Deadlines for completing a 1031 Exchange are straightforward. Once you close on the sale of your old property, you have 45 days to locate the new property that you want to purchase and 180 days to complete the purchases of the new property. However, when a catastrophic event that affects large numbers of people, such as hurricanes, tornados, wildfires, floods and terrorist actions occur, the government may issue tax relief extensions, which also may extend your 1031 deadlines.
If the IRS issues an official notice, then Section 17 of Revenue Procedure 2007-56 provides postponement provisions specific to 1031 Exchange deadlines that apply in the case of federally declared disasters. Section 17 extends the 45- and 180-day periods in forward and reverse exchanges that fall on or after the date of a federally declared disaster by the later of 120 days or the date specified in the relevant IRS News Release (Tax Relief Notice), but not beyond the due date for filing the tax return for the year of the transfer.
After a catastrophic event, the IRS may issue a Tax Relief Notice identifying counties state-by-state that have been declared disaster areas. The IRS issued Tax Relief notices for the recent storms and flooding in Alabama, Arkansas and Mississippi. A Tax Relief Notice must specifically state that it provides relief under Section 17 of Rev. Proc. 2007-56 in order for the notice to apply to like-kind exchanges. FEMA disaster notices, which are typically published well before IRS Tax Relief Notices, do not have any effect upon 1031 Exchange deadlines.
To qualify for an extension of the section 1031 deadlines, the relinquished property must have been transferred on or before the date of the federally declared disaster, AND the exchanger must be an “affected taxpayer” OR must have difficulty meeting the exchange deadlines due to one of the following disaster-related reasons:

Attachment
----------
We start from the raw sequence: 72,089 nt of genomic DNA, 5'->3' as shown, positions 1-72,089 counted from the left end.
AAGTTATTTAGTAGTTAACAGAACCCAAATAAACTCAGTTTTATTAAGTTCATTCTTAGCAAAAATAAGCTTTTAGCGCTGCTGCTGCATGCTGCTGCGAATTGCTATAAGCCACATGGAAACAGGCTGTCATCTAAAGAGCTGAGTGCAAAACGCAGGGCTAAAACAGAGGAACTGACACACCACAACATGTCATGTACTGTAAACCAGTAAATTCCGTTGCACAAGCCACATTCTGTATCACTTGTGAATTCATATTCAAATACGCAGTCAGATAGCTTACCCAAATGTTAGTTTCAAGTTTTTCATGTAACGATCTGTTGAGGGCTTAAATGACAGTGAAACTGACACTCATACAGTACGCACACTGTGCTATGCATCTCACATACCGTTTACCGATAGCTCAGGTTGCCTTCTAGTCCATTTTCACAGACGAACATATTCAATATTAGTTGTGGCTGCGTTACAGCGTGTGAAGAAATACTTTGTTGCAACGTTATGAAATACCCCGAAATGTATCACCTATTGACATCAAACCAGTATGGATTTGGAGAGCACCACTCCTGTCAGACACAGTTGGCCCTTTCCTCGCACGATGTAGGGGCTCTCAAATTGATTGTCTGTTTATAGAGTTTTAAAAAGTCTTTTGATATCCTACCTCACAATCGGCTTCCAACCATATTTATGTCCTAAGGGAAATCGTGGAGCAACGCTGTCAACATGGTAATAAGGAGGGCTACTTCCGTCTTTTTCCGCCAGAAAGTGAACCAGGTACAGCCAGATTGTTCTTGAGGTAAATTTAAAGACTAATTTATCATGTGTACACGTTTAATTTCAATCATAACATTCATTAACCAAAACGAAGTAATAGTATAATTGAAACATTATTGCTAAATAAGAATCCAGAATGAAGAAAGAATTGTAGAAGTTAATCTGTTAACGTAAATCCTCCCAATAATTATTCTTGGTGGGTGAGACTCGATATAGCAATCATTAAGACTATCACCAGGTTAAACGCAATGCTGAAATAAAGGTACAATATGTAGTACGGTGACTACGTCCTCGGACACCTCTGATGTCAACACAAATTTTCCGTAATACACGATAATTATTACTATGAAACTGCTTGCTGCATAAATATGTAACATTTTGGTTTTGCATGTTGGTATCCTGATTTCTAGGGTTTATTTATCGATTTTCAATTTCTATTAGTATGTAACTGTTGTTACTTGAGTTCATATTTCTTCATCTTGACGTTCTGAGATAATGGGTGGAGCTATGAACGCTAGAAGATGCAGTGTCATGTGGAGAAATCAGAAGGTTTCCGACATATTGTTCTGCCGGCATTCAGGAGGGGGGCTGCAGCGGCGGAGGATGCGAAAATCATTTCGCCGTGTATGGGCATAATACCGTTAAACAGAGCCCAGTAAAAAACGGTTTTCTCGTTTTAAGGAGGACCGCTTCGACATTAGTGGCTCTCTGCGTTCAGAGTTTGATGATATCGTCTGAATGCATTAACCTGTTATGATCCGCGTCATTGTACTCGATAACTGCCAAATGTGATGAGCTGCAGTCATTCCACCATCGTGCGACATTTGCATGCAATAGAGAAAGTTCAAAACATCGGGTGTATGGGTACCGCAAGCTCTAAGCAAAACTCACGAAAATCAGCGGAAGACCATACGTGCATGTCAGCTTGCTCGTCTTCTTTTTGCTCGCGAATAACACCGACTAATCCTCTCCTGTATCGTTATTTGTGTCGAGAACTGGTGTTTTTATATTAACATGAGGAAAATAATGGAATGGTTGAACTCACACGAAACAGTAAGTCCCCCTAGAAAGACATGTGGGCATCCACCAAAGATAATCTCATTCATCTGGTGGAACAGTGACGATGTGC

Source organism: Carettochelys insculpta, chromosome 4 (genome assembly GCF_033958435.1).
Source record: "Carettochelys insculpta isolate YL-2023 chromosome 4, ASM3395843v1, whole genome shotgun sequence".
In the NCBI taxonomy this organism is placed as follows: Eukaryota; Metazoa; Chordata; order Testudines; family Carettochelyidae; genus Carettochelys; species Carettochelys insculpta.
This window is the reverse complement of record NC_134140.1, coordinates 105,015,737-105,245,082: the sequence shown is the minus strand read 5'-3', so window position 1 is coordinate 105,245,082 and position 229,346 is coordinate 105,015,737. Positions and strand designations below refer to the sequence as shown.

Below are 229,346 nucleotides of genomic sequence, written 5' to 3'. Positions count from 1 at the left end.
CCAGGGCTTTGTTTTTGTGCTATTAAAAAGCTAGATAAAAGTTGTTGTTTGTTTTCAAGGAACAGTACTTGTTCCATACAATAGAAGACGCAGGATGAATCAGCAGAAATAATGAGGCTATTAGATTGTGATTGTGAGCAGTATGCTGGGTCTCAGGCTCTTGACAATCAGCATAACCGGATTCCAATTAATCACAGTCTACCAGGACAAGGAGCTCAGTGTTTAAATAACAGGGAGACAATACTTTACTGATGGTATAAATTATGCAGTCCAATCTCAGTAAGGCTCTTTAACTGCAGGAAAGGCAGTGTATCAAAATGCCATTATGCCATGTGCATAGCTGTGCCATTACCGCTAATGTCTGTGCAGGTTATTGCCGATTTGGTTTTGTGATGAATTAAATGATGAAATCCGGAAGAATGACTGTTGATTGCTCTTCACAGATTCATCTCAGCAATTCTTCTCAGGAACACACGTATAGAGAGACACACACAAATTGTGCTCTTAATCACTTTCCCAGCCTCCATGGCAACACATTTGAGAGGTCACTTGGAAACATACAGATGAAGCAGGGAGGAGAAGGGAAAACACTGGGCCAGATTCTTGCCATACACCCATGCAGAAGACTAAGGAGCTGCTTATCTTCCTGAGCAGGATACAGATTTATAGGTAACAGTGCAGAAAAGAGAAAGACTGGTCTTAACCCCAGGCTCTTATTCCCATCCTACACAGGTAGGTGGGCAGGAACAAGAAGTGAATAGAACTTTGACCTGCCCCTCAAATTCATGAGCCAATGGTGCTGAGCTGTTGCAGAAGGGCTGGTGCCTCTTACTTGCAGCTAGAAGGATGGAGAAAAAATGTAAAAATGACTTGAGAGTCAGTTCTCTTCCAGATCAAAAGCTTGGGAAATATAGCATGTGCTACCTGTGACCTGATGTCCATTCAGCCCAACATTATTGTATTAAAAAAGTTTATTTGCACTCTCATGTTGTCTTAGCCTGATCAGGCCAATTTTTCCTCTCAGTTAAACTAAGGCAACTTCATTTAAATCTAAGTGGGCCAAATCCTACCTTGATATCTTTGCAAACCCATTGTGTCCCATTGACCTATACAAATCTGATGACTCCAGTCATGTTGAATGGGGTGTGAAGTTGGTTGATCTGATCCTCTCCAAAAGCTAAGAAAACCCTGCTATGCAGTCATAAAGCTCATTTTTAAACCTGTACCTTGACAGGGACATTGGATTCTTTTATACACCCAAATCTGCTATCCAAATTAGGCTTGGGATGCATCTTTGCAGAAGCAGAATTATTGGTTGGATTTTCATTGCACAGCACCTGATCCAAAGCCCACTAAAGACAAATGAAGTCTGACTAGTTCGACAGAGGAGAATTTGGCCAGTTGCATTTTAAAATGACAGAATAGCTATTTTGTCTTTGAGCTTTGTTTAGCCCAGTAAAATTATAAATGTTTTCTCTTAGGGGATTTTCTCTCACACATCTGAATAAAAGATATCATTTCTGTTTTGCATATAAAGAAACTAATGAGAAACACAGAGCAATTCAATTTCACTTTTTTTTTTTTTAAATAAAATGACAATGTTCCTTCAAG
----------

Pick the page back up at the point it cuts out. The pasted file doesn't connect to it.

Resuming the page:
- The Relinquished or Replacement property is in the covered disaster area
- The principal place of business of any party to the transaction is in the disaster area (i.e. Qualified Intermediary, Exchange Accommodation Titleholder, Settlement Agent, Lender, Title Insurer)
- Any party to the transaction dies, is injured or is missing
- Documents relating to the exchange or transaction are destroyed, damaged or lost
- The lender will not fund because of the disaster
- Title, hazard, flood or other such insurance is no longer available for that property
The rules related to qualifying for a disaster extension can be complicated, and a taxpayer should always seek advice from a competent tax advisor or attorney regarding entitlement to the extension. Additionally, it is important to note that in order for the taxpayer involved in an exchange to take advantage of these disaster relief options, the exchange agreement must include language allowing for extensions in the event of federally declared disasters.
This example is hypothetical and used only to illustrate a possible scenario. Because each investor’s tax implications are different, you should consult your tax advisors. Any real estate investment is subject to risks, including those real estate risks associated with the operation and leasing of commercial properties. There is no guarantee investors will receive distributions or the return of their capital. All real estate investments have the potential to lose value during the life of the investment.
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